It is plainly illegal to bribe a corporate insider for non-public information and then trade that company’s stock. But what if the briber shares that information with a money manager, who then trades on that inside information, knowing that it is non-public but ignorant of the bribe?

According to the U.S. Attorney for the Southern District of New York, as recently argued in United States v. Newman, this would, indeed, constitute a crime. The Second Circuitdisagreed, however, and overturned the convictions of two former hedge fund managers charged with making $72 million off trades in the stocks of technology companies Dell and NVIDIA.

At trial, the government accused Todd Newman and Anthony Chiasson of trading on tips received from their employees, members of a "cohort of analysts" who shared with each other non-public information obtained from corporate insiders. The trial judge rejected a defense jury instruction that would have required the government to prove that Newman and Chiasson knew that the Dell and NVIDIA insiders received a personal benefit in exchange for the disclosure.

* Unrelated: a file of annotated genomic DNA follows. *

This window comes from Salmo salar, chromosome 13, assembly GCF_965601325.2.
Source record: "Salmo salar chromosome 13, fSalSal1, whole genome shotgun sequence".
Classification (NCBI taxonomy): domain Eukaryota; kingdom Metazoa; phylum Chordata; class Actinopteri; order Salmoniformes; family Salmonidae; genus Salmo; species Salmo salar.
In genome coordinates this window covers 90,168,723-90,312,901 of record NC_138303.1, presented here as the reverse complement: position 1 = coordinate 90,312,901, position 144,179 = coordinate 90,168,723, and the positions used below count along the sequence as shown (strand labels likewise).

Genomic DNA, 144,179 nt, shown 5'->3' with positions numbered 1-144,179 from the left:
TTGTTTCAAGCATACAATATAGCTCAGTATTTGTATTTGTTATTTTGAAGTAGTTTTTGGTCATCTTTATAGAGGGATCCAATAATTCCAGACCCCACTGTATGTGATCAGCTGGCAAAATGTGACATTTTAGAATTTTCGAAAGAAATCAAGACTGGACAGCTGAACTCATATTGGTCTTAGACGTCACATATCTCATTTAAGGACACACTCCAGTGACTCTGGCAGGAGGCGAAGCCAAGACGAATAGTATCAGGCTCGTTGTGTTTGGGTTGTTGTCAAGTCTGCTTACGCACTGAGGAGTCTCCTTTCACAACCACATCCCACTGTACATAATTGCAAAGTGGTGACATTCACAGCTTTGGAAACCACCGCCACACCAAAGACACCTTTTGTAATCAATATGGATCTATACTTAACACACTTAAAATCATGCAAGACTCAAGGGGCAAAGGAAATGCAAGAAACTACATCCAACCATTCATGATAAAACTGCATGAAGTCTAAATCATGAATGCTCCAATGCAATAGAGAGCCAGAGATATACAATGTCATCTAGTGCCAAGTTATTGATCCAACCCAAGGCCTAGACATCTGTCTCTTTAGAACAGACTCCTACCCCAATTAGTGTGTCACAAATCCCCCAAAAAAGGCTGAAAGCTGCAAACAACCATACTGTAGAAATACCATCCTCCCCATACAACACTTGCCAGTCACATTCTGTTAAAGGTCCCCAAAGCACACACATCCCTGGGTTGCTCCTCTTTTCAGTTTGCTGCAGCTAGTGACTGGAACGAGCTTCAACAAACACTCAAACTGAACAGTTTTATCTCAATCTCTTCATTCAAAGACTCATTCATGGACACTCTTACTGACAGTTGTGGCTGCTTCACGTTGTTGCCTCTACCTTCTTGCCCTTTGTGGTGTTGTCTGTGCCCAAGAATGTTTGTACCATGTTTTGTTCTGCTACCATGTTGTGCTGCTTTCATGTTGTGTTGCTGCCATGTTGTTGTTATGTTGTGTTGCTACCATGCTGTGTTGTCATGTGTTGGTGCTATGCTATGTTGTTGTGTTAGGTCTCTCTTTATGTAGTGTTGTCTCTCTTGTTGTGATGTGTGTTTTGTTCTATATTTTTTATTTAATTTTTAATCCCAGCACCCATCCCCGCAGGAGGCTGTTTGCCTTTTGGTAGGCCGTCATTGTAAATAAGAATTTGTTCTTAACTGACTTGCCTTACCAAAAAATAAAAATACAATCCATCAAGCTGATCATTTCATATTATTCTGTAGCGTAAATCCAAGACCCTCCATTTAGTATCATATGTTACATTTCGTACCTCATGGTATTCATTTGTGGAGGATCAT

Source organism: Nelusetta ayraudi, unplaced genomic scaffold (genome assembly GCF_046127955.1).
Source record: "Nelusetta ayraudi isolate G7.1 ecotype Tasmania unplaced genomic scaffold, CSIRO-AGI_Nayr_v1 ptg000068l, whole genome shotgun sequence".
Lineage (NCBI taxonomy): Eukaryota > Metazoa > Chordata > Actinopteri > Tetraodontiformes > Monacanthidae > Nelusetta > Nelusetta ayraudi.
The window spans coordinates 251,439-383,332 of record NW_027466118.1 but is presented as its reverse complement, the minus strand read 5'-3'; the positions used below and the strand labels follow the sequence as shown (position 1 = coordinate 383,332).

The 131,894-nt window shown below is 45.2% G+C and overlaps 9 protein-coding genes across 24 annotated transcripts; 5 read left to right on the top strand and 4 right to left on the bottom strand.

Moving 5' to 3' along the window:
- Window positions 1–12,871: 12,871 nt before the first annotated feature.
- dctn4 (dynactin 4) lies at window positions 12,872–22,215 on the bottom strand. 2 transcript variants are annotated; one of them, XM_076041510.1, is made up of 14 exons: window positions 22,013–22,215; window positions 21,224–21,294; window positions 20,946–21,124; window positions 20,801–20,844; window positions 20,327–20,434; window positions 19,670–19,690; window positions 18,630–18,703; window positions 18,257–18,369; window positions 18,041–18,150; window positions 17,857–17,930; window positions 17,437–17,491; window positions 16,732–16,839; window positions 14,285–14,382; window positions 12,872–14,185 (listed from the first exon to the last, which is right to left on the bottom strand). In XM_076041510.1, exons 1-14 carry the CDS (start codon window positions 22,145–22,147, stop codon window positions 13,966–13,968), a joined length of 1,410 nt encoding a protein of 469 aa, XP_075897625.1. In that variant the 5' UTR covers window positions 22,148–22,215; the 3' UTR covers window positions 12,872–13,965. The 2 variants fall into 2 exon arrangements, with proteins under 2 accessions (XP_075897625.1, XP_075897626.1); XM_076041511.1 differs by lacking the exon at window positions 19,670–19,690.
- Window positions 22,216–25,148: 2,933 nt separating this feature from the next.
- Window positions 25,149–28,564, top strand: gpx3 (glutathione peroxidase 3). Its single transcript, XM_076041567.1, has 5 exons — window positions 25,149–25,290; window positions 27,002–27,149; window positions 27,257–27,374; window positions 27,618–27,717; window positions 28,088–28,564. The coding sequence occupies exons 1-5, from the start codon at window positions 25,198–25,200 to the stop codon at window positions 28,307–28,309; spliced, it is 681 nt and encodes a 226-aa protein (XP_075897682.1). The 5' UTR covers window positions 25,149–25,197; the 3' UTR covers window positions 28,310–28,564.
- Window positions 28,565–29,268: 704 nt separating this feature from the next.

The appellate court reversed, holding that "to sustain a conviction for insider trading, the Government must prove beyond a reasonable doubt that the tippee knew that an insider disclosed confidential information and that he did so in exchange for a personal benefit." For added measure, the court found insufficient evidence that the corporate insiders even received a "personal benefit" in exchange for the information.

The government has requested a rehearing and a rehearing en banc. For now, however, this decision can provide some comfort—at least in the Second Circuit—to money managers who do not know the circumstances under which information about an issuer was divulged or, perhaps, even whether the information must be regarded as nonpublic.